In a simple embodiment, means 20 are a mere interpreter, but they are preferably a microprocessor which fulfills additionally a control function. Memory 21 and sending and receiving logic 18 are supplied with power by the control station 70 via radio or infrared light transmission.
The control station 70 (FIG. 18) sends an ID number of a carrier frequency fo (for example, 100 kHz). For this, the central unit 75 (CPU) of the control station transmits corresponding data to a shift register 76 (SR), where it is read serially in an encoder 77. The encoder 77 is connected to an oscillator 74 for the carrier frequency fo. The sending antenna 71 operates over a corresponding amplifier 78. The signals given by the control station 70 are received in the data carrier 50 by the antenna 16 specified on the carrier frequency.
The signals given by the data carrier 50 are received by the receiving antenna 72 of the control station 70. From there, they go via an amplifier 81 and a lowpass filter 82 to decoder 83.
From the decoder, the data goes into a shift register 84 in the central unit 75. This calculates the data received with the same algorithm as the data carrier 50 and can recognize any attempts at manipulation. When a frequency divider 79 is assigned to the sending oscillator 74, a sending frequency fo /2 from the data carrier 50 can thus be compared directly.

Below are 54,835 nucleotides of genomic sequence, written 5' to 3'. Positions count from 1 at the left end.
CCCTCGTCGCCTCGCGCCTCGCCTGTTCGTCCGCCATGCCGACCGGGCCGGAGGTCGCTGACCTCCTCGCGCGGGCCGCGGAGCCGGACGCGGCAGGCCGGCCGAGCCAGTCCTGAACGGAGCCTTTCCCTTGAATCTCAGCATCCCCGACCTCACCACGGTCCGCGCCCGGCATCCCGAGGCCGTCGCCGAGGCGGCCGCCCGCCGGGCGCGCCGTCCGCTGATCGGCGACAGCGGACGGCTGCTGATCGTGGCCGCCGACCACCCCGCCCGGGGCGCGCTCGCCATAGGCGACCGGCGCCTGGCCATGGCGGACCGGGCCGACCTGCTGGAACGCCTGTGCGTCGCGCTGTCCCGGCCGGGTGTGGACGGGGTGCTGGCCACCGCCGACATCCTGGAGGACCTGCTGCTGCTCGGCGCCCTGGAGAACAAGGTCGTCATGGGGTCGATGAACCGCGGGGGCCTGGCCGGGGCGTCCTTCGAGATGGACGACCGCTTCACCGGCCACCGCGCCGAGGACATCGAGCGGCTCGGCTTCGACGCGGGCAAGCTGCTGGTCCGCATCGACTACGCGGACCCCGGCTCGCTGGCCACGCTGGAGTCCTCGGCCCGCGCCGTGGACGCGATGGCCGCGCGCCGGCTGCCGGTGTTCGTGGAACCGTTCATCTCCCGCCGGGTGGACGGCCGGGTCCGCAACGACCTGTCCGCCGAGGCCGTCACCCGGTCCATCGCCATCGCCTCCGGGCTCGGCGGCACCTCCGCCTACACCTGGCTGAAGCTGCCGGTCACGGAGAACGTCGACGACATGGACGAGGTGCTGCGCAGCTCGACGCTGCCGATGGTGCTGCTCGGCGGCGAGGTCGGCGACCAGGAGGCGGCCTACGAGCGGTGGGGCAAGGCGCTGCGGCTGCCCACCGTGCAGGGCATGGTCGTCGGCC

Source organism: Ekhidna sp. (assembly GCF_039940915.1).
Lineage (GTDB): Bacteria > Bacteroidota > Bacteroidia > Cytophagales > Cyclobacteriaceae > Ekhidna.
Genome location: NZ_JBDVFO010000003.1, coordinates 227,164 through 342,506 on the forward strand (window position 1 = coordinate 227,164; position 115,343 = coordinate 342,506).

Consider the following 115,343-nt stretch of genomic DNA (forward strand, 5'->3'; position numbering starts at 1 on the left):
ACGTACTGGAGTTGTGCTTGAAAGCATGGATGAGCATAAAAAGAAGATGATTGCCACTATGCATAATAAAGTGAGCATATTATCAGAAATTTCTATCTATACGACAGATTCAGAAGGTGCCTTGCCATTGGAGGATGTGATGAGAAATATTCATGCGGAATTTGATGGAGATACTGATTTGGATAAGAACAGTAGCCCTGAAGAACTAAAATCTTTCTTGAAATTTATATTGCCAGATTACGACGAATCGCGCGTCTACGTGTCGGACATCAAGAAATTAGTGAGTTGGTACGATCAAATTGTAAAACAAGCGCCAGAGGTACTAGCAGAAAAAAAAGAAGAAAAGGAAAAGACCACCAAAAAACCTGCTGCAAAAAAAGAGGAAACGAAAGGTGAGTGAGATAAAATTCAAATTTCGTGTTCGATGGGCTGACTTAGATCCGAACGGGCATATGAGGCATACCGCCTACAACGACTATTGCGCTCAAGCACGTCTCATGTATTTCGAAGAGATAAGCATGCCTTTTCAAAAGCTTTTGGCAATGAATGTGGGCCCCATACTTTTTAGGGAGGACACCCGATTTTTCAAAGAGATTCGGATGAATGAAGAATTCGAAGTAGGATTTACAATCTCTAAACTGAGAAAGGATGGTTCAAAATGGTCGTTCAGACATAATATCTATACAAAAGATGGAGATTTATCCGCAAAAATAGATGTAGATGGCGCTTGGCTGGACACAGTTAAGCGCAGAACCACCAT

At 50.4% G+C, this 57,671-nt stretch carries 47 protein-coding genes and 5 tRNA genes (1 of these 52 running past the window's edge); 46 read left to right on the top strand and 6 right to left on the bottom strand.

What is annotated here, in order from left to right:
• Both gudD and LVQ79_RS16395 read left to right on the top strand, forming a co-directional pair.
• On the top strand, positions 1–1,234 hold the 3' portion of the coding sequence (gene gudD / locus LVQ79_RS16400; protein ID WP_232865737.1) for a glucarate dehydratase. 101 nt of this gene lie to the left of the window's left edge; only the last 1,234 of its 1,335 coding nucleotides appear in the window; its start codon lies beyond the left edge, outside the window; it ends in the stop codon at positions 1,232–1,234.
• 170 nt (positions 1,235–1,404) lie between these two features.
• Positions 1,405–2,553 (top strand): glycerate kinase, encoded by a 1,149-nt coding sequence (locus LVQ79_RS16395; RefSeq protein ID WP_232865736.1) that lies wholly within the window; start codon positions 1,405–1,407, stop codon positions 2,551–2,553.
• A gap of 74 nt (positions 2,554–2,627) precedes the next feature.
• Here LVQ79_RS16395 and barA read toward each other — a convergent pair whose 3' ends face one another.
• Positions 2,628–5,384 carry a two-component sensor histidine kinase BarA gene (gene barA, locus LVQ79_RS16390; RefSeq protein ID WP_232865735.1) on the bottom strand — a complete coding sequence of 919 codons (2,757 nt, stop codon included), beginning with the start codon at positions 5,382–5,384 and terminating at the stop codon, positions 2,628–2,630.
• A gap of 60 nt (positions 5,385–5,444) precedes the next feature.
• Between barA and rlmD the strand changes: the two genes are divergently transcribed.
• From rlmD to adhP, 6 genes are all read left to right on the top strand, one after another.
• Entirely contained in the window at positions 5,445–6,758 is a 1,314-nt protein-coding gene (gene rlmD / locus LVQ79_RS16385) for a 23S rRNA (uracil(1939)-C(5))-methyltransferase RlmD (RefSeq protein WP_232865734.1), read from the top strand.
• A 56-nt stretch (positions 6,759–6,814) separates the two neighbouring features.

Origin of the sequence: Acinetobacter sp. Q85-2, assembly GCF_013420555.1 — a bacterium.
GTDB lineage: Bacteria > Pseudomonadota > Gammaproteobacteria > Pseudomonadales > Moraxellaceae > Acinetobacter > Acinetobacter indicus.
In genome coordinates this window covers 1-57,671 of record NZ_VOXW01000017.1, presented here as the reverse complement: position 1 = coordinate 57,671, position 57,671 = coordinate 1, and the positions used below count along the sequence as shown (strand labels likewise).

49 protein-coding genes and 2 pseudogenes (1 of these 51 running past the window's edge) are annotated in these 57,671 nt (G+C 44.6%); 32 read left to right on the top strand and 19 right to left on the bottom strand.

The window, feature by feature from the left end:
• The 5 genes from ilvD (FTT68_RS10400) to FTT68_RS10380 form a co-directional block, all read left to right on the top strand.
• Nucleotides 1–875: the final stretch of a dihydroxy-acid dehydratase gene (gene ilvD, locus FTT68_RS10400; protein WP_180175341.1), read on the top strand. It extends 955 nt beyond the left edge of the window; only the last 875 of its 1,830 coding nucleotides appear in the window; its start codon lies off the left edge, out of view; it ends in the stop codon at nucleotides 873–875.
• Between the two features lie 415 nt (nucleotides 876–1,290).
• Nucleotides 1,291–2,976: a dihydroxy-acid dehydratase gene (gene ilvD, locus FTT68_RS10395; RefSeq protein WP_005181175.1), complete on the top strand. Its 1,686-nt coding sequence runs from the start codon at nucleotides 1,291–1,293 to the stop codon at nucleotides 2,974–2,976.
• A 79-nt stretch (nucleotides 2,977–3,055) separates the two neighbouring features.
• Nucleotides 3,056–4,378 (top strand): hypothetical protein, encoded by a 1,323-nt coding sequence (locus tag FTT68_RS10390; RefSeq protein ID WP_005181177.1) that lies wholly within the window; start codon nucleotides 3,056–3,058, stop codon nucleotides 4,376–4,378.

Each data carrier 50 has a housing which consists of a lower part or first shell 1 and an upper part or second shell 2. The housing consists especially of plastic, and both parts 1,2 move the advantage of being banded by screwed together. The lower part or first shell 1 of the housing can be designed in various shapes.
FIG. 2 shows an enlarged lower part 1 in the shape of a card with a pin 23 where an extra field of writing can be attached on the lower part 1. According to FIG. 3 the housing is designed as a key holder, where a cord 24 is fastened to a key ring 25 and is wound on a spool 26 rotatably mounted in the first shell 1.
FIGS. 4 and 5 show a design of a data carrier for optical data transmission, especially via infrared waves. The sending-receiving unit 15 comprises infrared sending and receiving diodes 17 which communicate with a corresponding sending-receiving unit of the control station 70.